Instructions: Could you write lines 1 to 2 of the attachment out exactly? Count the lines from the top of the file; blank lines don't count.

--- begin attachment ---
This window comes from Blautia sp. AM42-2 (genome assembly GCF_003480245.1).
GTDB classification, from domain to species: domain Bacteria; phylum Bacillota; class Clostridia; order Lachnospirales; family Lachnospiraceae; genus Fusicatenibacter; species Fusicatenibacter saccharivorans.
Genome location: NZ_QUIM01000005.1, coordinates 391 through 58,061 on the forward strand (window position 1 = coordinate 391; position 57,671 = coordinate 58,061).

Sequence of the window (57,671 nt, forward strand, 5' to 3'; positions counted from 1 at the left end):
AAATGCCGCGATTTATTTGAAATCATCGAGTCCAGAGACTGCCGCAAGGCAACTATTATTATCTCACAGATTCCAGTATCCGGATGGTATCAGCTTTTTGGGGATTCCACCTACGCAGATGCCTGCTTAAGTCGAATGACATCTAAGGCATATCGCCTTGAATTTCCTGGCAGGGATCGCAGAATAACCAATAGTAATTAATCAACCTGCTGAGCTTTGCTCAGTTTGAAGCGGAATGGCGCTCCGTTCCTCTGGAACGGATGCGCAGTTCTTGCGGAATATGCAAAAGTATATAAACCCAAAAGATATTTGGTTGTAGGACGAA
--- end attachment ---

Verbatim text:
This window comes from Blautia sp. AM42-2 (genome assembly GCF_003480245.1).
GTDB classification, from domain to species: domain Bacteria; phylum Bacillota; class Clostridia; order Lachnospirales; family Lachnospiraceae; genus Fusicatenibacter; species Fusicatenibacter saccharivorans.